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Low molecular weight heparin or unfractionated heparin in the treatment of patients with uncomplicated deep vein thrombosis
  1. Beverley Lane,
  2. Magnus Harrison
  1. Department of Emergency Medicine, Manchester Royal Infirmary, Oxford Road,Manchester M13 9WL

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    Report by Beverley Lane, Research Nurse Search checked by Magnus Harrison, Research Fellow

    Clinical scenario

    A 60 year old man presents with a three day history of pain in his left calf. You suspect an above knee deep vein thrombosis (DVT), which is later confirmed by ultrasound. You are considering admitting this man for treatment with unfractionated heparin (UH), when one of your colleagues mentions that low weight molecular weight heparins (LMWH) have been proven to be as good at treating thromboembolic disease and its complications. You wonder whether this is true.

    Three part question

    In [patients with deep vein thrombosis] is [low molecular weight heparin as good as unfractionated heparin} at {treating uncomplicated proximal DVT]?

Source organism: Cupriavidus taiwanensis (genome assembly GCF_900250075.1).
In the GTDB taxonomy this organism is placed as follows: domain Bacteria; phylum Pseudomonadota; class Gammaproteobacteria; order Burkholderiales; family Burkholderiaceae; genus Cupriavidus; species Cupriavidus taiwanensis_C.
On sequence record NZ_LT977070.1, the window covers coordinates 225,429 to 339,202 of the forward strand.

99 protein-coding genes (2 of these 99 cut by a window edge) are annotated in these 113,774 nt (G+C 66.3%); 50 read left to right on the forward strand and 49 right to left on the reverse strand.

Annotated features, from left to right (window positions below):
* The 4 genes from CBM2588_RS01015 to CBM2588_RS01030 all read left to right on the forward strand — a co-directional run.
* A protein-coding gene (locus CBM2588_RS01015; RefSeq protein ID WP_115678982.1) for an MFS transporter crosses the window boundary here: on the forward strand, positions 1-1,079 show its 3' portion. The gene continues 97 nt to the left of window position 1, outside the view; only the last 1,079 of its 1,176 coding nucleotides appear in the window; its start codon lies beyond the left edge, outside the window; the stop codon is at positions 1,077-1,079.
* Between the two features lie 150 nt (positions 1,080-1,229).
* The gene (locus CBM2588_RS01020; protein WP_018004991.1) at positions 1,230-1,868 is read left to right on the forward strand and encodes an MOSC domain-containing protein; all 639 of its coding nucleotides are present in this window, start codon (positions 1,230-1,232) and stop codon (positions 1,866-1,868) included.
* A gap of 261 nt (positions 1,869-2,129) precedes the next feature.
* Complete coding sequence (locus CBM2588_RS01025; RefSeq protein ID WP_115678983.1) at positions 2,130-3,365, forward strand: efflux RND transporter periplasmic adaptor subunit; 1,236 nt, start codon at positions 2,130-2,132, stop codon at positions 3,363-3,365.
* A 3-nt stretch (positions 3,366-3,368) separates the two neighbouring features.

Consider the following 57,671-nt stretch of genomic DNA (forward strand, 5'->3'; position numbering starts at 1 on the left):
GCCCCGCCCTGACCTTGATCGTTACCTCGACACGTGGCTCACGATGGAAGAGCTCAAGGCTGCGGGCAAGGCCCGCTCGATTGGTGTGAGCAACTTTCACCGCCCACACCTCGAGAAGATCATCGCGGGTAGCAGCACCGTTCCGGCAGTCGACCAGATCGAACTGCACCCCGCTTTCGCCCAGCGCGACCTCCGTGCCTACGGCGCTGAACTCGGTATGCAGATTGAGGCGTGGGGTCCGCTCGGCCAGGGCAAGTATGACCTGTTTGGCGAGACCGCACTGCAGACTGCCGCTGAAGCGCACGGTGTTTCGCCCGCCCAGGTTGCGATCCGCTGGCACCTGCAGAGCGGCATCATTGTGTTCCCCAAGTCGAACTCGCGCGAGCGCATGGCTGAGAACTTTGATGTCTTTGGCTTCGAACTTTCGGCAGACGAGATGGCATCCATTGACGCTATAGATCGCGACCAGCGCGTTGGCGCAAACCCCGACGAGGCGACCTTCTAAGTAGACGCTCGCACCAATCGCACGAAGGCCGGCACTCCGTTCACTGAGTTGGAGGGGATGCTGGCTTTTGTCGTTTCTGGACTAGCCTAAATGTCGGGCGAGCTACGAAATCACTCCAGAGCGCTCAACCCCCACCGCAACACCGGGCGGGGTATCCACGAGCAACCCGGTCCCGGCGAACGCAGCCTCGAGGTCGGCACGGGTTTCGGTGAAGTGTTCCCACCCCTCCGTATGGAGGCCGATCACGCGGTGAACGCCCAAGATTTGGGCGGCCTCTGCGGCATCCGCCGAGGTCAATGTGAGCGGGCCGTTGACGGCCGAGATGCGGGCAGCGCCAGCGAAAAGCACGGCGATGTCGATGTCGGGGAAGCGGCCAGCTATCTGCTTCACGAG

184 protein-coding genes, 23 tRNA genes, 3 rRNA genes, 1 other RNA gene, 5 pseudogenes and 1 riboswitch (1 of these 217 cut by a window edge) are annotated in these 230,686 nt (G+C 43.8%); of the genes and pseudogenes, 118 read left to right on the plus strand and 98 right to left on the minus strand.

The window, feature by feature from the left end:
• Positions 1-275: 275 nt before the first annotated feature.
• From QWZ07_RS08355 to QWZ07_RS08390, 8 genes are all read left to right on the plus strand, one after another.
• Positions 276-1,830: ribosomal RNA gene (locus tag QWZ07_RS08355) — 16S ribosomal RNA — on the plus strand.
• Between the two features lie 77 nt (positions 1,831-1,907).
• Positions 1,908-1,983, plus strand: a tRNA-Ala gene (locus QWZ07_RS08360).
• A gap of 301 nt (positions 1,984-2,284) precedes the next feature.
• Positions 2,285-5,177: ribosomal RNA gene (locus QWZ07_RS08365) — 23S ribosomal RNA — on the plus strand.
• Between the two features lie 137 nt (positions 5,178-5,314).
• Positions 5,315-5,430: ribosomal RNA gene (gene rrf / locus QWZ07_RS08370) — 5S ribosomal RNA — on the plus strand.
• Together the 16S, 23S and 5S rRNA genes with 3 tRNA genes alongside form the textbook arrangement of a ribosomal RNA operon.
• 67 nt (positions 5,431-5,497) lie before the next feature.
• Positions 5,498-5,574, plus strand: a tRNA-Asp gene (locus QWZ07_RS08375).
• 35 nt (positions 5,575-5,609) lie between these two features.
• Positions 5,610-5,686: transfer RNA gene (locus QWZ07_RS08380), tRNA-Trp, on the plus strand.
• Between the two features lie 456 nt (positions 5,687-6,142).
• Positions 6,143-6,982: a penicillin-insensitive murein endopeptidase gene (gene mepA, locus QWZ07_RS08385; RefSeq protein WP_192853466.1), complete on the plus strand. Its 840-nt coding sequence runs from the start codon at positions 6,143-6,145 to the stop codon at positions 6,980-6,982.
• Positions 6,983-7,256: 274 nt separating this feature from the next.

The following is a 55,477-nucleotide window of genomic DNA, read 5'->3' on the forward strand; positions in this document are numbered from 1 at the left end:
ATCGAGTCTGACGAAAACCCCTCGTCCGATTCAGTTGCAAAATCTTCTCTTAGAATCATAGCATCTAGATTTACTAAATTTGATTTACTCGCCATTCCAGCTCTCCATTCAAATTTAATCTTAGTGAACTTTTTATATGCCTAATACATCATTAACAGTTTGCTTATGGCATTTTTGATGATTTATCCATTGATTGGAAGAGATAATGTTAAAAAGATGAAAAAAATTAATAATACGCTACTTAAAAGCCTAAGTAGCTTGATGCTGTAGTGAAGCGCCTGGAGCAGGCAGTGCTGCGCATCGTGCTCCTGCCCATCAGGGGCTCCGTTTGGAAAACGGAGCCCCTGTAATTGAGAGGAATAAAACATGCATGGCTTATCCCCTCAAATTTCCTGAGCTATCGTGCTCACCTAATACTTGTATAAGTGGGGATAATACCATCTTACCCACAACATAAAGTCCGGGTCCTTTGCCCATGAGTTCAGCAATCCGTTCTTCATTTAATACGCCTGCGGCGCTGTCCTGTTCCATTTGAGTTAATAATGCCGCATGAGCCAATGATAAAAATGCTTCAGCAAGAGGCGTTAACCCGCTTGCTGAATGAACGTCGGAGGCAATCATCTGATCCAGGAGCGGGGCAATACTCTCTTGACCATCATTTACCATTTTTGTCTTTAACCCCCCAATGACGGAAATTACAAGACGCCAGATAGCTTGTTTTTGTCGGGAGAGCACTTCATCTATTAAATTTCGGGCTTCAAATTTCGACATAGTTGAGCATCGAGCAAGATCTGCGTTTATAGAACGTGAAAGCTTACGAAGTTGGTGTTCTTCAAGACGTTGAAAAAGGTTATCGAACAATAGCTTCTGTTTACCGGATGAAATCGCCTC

Search strategy

    Medline 1966–07/00 using the OVID interface. (Exp venous thrombosis OR deep vein OR OR [(exp thrombosis or AND (exp veins OR Vein$.mp)] AND (exp. heparin, low molecular weight OR low molecular weight NOT ( OR primary LIMIT to human AND english language.

    Search outcome

    Altogether 373 papers identified of which 369 were irrelevant or of insufficient quality for inclusion. The remaining four papers are shown in table 2.

    Table 2


    There are four well designed trials in this area. All come to the same conclusion.

    Clinical bottom line

    Low molecular weight heparin is as effective and safe as unfractionated heparin and should be the form of treatment for patients with uncomplicated proximal deep vein thrombosis.

    Report by Beverley Lane, Research Nurse Search checked by Magnus Harrison, Research Fellow